• Hardware RSS Feed

    by Published on November 7th, 2016 11:10 AM  Number of Views: 1485 
    1. Categories:
    2. Processors,
    3. Graphics Cards,
    4. Power Supplies,
    5. Motherboards,
    6. Cases,
    7. Memory,
    8. Gaming,
    9. Hard Drives,
    10. Cooling
    Article Preview

    Hello everyone, today we present you with a new type of article here at GND-Tech. We're debuting the first of a series of Build Recommendations that we plan on updating every few months or so to keep up with the ever increasing pace of new technology and hardware.

    We're breaking the series down into four categories. The categories are Budget, Mid-Range, High End and Infinite Budget. Keep in mind, we are not sponsored so there is no bias to be found here, but that unfortunately means we cannot afford to actually buy all these components and ...
    by Published on November 7th, 2016 05:00 AM   
    1. Categories:
    2. Graphics Cards,
    3. Peripherals,
    4. Monitors,
    5. Sound,
    6. Technology,
    7. Gaming
    Article Preview

    Complacency caused by lack of competition, corporate greed and poor decision making, low market demand due to ignorance, are all just a few reasons why certain computer hardware industries are so behind the times. In this article we will explore which computer hardware industries are lagging behind so badly, and discuss where they could and should be by now. We will be looking at industries relevant to PC gaming, so this is an article for gamers.

    We talk a lot about monitors and display technology in general here at GND-Tech. Display technology in general is not where it should be, but computer monitors have it the worst. To those without much knowledge in this area, it would be beneficial to first read this.

    Brief history lesson: LCD technology is what totally replaced CRT. This brings up the first issue; this shouldn't have happened. LCD taking over for lower end markets is fine, but it's not really suitable for any enthusiast gaming or movie/TV watching. A much better technology was proposed to succeed CRT, and that was FED or Field Emission Display. SED, or Surface-Conduction ...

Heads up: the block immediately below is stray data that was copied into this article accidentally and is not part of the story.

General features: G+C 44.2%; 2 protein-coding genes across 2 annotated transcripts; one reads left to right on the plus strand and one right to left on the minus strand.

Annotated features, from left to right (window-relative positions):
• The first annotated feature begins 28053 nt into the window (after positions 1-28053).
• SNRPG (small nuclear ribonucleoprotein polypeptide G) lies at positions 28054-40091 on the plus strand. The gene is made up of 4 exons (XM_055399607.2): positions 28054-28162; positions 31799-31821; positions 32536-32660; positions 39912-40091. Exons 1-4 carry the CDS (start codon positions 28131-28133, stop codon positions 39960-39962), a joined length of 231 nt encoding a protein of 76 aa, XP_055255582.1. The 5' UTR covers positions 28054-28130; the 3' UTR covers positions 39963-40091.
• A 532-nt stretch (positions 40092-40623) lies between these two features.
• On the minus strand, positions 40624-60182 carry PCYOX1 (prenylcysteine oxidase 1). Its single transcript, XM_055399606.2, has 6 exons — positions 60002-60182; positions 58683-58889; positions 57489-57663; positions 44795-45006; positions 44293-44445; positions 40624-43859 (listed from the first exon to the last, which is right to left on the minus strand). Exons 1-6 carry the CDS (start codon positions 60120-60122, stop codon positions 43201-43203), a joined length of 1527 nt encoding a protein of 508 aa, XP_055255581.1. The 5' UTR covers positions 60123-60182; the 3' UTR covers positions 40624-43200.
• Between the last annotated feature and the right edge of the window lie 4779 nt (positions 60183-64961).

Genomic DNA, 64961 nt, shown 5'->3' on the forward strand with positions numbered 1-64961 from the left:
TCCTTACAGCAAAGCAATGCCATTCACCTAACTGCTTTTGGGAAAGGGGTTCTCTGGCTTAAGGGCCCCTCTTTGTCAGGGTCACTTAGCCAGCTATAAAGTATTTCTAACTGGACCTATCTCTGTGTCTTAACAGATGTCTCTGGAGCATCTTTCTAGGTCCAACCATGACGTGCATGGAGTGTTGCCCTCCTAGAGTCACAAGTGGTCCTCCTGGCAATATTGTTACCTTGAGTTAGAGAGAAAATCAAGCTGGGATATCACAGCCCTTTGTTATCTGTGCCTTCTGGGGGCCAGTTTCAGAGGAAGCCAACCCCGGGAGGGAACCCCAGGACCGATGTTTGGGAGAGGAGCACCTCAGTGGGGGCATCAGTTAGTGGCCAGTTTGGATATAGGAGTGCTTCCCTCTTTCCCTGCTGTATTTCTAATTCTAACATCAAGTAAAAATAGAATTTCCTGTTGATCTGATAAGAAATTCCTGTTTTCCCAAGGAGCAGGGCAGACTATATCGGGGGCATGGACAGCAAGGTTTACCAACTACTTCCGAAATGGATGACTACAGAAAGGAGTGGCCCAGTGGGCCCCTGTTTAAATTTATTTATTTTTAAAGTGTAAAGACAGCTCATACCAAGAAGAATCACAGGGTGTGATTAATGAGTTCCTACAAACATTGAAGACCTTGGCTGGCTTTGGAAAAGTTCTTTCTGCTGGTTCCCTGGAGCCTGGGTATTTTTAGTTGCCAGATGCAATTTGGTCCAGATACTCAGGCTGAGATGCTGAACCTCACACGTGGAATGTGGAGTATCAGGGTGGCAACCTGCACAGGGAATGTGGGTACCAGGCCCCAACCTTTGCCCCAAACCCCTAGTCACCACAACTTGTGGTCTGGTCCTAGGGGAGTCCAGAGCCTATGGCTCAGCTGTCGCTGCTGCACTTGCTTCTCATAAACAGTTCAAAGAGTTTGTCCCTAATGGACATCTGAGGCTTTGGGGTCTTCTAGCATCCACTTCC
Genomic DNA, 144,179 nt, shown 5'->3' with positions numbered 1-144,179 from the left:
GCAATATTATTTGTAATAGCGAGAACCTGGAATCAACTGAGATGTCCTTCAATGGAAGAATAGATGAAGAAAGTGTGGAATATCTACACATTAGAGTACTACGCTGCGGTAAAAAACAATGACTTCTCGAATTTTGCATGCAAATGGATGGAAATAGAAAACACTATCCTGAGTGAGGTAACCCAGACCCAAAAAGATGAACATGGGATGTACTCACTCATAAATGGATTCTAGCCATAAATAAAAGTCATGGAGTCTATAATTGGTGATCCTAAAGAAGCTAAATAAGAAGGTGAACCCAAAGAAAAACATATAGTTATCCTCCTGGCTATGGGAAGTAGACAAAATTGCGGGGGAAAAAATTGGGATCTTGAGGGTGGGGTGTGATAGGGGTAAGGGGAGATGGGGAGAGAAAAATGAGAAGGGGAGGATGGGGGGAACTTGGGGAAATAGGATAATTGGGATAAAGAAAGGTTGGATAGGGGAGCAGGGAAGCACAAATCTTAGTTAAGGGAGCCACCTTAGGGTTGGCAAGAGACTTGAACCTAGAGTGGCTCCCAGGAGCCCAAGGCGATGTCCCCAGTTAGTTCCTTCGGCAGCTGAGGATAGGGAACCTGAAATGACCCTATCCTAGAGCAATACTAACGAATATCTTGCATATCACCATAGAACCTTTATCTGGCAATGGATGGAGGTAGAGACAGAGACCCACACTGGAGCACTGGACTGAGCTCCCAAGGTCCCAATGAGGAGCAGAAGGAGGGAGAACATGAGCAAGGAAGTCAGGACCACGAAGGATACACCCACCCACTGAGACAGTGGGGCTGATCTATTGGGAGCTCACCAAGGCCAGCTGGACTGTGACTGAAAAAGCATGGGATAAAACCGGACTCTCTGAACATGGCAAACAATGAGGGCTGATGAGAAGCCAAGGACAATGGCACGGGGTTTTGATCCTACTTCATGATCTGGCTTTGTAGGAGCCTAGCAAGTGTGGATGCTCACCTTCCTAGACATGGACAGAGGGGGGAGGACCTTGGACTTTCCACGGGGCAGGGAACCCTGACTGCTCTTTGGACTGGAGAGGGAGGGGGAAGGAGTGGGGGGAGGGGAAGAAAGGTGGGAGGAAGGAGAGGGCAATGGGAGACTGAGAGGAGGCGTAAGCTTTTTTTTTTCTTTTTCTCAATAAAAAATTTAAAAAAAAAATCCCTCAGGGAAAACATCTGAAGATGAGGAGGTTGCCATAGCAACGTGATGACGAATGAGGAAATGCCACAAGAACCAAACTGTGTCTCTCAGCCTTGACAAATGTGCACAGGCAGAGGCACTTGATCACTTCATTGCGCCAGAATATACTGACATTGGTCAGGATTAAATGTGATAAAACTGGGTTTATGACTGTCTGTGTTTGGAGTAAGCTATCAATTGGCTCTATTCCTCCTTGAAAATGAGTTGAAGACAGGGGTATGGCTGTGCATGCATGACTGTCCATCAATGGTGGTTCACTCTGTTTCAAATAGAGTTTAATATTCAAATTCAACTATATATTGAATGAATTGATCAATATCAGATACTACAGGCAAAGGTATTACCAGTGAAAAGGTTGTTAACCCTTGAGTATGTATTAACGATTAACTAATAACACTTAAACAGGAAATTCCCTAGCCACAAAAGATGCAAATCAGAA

by Published on March 20th, 2011 06:00 AM
    1. Categories:
    2. Graphics Cards

    A computer graphics card is an expansion card used to generate output images to a display, usually a PC monitor. Many graphics cards also offer additional functions such as FireWire, TV output, accelerated rendering of graphics and the ability to connect more than one monitor. The basic chipset in the motherboard of a PC is adequate for normal usage: word processing, surfing the Internet and e-mailing, for example, but a ...
    by Published on September 26th, 2010 09:00 AM
    1. Categories:
    2. Processors,
    3. Motherboards
    Article Preview

    Warning: Overclocking is something you do at your own risk. Intel does not officially support overclocking. Overclocking will void the warranty of your CPU. Then again, so does adding new CPU coolers and thermal paste.

    Overclocking is becoming more common since it's a good way to alleviate CPU bottlenecks. Thankfully, overclocking on P55 based motherboards is not an extremely difficult task as you are about to see. For this guide, I am using the EVGA P55 FTW motherboard, Intel Core i5 760 and G.SKILL ECO 2 x 2 GB DDR3 1600 CL7 memory. Many of these terms and strategies apply to X58 overclockers as well.

    Here is a good diagram of the architecture of Lynnfield (LGA 1156 quad core) processors. Unlike previous architectures, Lynnfield has both the memory controller and PCI-E controller.

    Here is the architecture
    by Published on September 24th, 2010 09:30 AM
    1. Categories:
    2. Cooling
    Article Preview